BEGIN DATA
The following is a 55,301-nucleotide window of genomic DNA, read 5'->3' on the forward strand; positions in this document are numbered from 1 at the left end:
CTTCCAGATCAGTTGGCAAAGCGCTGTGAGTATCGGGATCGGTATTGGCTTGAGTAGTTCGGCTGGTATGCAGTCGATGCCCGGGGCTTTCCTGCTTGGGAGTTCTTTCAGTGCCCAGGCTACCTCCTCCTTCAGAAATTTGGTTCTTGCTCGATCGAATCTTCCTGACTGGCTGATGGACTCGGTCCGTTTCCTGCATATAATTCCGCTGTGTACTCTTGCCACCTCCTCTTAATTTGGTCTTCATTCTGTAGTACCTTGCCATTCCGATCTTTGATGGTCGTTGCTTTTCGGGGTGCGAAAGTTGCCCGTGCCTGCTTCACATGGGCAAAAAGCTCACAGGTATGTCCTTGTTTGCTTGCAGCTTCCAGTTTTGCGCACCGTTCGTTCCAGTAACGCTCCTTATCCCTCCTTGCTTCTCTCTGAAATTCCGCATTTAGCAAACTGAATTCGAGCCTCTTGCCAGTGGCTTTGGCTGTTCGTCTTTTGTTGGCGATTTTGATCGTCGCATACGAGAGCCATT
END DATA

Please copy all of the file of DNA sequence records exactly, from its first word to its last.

The following is a 55,301-nucleotide window of genomic DNA, read 5'->3' on the forward strand; positions in this document are numbered from 1 at the left end:
CTTCCAGATCAGTTGGCAAAGCGCTGTGAGTATCGGGATCGGTATTGGCTTGAGTAGTTCGGCTGGTATGCAGTCGATGCCCGGGGCTTTCCTGCTTGGGAGTTCTTTCAGTGCCCAGGCTACCTCCTCCTTCAGAAATTTGGTTCTTGCTCGATCGAATCTTCCTGACTGGCTGATGGACTCGGTCCGTTTCCTGCATATAATTCCGCTGTGTACTCTTGCCACCTCCTCTTAATTTGGTCTTCATTCTGTAGTACCTTGCCATTCCGATCTTTGATGGTCGTTGCTTTTCGGGGTGCGAAAGTTGCCCGTGCCTGCTTCACATGGGCAAAAAGCTCACAGGTATGTCCTTGTTTGCTTGCAGCTTCCAGTTTTGCGCACCGTTCGTTCCAGTAACGCTCCTTATCCCTCCTTGCTTCTCTCTGAAATTCCGCATTTAGCAAACTGAATTCGAGCCTCTTGCCAGTGGCTTTGGCTGTTCGTCTTTTGTTGGCGATTTTGATCGTCGCATACGAGAGCCATT